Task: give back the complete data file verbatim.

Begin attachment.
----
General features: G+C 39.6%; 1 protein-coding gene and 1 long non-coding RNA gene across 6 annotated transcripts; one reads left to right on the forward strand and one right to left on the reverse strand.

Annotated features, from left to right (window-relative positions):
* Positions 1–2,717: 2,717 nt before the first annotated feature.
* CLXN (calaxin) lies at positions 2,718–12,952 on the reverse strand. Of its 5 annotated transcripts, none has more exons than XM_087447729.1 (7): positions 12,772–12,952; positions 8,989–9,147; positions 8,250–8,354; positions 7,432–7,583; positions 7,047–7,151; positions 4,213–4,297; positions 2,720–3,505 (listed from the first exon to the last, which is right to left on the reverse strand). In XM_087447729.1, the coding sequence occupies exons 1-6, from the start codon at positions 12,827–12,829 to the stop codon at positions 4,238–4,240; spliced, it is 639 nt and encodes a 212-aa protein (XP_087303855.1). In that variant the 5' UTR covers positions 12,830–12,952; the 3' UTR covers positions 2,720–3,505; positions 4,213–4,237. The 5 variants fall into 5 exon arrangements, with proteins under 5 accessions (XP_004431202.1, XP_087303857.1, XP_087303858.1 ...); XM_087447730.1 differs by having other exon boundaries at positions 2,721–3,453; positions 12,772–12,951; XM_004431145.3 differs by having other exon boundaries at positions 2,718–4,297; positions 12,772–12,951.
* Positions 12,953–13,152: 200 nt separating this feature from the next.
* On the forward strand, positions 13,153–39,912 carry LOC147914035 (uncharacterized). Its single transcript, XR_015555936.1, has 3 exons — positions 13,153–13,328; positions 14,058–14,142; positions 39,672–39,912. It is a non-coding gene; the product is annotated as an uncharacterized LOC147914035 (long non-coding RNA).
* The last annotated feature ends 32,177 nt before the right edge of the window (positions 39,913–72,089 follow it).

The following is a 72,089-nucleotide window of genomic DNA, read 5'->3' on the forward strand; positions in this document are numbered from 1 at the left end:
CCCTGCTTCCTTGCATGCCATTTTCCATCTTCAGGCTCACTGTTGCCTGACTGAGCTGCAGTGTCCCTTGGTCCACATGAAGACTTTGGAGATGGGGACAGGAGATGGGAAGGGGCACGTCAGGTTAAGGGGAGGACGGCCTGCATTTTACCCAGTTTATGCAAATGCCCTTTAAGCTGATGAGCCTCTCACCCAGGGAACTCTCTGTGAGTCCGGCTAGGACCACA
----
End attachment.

General features: G+C 39.6%; 1 protein-coding gene and 1 long non-coding RNA gene across 6 annotated transcripts; one reads left to right on the forward strand and one right to left on the reverse strand.

Annotated features, from left to right (window-relative positions):
* Positions 1–2,717: 2,717 nt before the first annotated feature.
* CLXN (calaxin) lies at positions 2,718–12,952 on the reverse strand. Of its 5 annotated transcripts, none has more exons than XM_087447729.1 (7): positions 12,772–12,952; positions 8,989–9,147; positions 8,250–8,354; positions 7,432–7,583; positions 7,047–7,151; positions 4,213–4,297; positions 2,720–3,505 (listed from the first exon to the last, which is right to left on the reverse strand). In XM_087447729.1, the coding sequence occupies exons 1-6, from the start codon at positions 12,827–12,829 to the stop codon at positions 4,238–4,240; spliced, it is 639 nt and encodes a 212-aa protein (XP_087303855.1). In that variant the 5' UTR covers positions 12,830–12,952; the 3' UTR covers positions 2,720–3,505; positions 4,213–4,237. The 5 variants fall into 5 exon arrangements, with proteins under 5 accessions (XP_004431202.1, XP_087303857.1, XP_087303858.1 ...); XM_087447730.1 differs by having other exon boundaries at positions 2,721–3,453; positions 12,772–12,951; XM_004431145.3 differs by having other exon boundaries at positions 2,718–4,297; positions 12,772–12,951.
* Positions 12,953–13,152: 200 nt separating this feature from the next.
* On the forward strand, positions 13,153–39,912 carry LOC147914035 (uncharacterized). Its single transcript, XR_015555936.1, has 3 exons — positions 13,153–13,328; positions 14,058–14,142; positions 39,672–39,912. It is a non-coding gene; the product is annotated as an uncharacterized LOC147914035 (long non-coding RNA).
* The last annotated feature ends 32,177 nt before the right edge of the window (positions 39,913–72,089 follow it).

The following is a 72,089-nucleotide window of genomic DNA, read 5'->3' on the forward strand; positions in this document are numbered from 1 at the left end:
CCCTGCTTCCTTGCATGCCATTTTCCATCTTCAGGCTCACTGTTGCCTGACTGAGCTGCAGTGTCCCTTGGTCCACATGAAGACTTTGGAGATGGGGACAGGAGATGGGAAGGGGCACGTCAGGTTAAGGGGAGGACGGCCTGCATTTTACCCAGTTTATGCAAATGCCCTTTAAGCTGATGAGCCTCTCACCCAGGGAACTCTCTGTGAGTCCGGCTAGGACCACA